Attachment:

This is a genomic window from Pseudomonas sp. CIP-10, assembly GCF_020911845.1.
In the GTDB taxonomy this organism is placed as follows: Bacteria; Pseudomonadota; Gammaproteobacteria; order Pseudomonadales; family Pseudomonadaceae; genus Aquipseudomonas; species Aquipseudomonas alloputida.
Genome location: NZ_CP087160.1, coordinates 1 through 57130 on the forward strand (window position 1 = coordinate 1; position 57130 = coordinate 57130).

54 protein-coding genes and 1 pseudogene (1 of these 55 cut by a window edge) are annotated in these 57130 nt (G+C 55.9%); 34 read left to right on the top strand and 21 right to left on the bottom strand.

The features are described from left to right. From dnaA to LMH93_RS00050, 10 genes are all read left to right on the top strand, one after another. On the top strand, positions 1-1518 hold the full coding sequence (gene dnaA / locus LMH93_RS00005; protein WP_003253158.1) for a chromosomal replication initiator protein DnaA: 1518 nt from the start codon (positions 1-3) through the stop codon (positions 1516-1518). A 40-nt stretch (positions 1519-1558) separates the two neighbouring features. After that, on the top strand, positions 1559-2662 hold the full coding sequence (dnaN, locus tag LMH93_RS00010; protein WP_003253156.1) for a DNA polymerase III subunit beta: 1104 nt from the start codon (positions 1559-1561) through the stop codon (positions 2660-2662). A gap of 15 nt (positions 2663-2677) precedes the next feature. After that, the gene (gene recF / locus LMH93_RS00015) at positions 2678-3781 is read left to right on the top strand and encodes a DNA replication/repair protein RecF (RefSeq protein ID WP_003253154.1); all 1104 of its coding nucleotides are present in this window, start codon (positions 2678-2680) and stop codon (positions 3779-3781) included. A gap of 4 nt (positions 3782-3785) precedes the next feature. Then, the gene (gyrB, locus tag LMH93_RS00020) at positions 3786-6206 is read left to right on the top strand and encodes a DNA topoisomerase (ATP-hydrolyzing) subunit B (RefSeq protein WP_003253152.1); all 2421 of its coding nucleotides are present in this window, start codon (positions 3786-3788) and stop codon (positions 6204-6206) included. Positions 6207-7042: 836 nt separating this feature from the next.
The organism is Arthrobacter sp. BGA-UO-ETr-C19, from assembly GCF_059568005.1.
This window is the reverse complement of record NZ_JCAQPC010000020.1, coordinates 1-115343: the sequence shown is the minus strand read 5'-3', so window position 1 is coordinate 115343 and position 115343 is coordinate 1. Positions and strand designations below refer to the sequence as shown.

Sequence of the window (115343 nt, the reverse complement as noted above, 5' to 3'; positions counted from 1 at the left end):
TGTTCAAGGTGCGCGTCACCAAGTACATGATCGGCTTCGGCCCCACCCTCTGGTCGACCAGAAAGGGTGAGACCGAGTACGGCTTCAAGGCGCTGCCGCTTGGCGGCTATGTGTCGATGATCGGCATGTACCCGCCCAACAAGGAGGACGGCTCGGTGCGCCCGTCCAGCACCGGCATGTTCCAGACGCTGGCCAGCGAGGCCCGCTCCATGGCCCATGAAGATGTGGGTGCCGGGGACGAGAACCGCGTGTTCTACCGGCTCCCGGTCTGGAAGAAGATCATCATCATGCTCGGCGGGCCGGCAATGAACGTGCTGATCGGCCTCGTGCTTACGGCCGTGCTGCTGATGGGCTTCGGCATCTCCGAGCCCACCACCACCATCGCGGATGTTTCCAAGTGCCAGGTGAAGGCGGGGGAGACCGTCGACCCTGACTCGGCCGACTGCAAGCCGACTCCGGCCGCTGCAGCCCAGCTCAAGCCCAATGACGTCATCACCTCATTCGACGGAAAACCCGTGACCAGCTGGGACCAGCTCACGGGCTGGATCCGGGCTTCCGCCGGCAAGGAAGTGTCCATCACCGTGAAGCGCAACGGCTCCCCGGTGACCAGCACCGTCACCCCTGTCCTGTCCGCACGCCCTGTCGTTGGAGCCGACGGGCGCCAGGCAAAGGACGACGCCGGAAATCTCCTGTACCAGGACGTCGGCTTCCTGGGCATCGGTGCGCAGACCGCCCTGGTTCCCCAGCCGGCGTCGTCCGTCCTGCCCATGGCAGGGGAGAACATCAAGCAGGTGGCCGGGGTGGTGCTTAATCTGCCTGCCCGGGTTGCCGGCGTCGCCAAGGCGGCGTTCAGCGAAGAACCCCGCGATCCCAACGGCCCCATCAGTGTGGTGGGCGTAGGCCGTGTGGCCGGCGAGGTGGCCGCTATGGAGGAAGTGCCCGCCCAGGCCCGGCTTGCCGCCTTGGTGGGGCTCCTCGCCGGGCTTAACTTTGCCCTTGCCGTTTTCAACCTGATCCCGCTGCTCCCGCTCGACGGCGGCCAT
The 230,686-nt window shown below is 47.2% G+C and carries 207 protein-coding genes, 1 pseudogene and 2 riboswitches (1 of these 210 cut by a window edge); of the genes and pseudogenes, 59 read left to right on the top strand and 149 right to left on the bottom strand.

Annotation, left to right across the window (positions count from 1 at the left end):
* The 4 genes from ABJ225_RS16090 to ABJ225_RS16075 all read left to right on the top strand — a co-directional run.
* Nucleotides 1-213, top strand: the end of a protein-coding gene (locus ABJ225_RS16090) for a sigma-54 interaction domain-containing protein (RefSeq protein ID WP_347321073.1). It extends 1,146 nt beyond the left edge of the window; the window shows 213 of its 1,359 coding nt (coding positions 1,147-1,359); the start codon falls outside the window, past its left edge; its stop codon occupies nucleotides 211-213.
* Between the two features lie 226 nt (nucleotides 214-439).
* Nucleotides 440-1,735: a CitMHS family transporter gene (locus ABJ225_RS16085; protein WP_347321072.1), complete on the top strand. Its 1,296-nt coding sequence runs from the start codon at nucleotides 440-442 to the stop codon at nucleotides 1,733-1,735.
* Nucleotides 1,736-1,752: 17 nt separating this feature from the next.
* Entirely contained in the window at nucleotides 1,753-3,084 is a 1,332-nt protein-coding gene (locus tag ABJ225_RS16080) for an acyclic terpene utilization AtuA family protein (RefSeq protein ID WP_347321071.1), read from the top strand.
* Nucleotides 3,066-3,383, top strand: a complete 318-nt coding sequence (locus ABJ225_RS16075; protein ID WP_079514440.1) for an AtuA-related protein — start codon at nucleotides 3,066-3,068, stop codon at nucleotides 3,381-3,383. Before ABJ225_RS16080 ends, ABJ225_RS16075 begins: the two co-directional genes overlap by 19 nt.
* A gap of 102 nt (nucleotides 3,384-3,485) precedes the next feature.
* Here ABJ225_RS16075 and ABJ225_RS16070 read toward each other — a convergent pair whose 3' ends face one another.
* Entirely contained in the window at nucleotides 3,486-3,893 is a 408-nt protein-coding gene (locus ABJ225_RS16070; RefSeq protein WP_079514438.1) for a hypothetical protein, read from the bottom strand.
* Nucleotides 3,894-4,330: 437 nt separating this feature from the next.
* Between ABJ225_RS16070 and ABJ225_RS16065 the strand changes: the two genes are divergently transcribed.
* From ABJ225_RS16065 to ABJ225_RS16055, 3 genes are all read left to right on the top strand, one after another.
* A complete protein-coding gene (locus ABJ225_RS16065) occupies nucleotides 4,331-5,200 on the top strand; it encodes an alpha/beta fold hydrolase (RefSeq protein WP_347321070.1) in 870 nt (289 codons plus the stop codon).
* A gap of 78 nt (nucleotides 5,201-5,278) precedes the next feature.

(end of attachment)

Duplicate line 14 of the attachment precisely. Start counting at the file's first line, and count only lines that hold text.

* Between the two features lie 226 nt (nucleotides 214-439).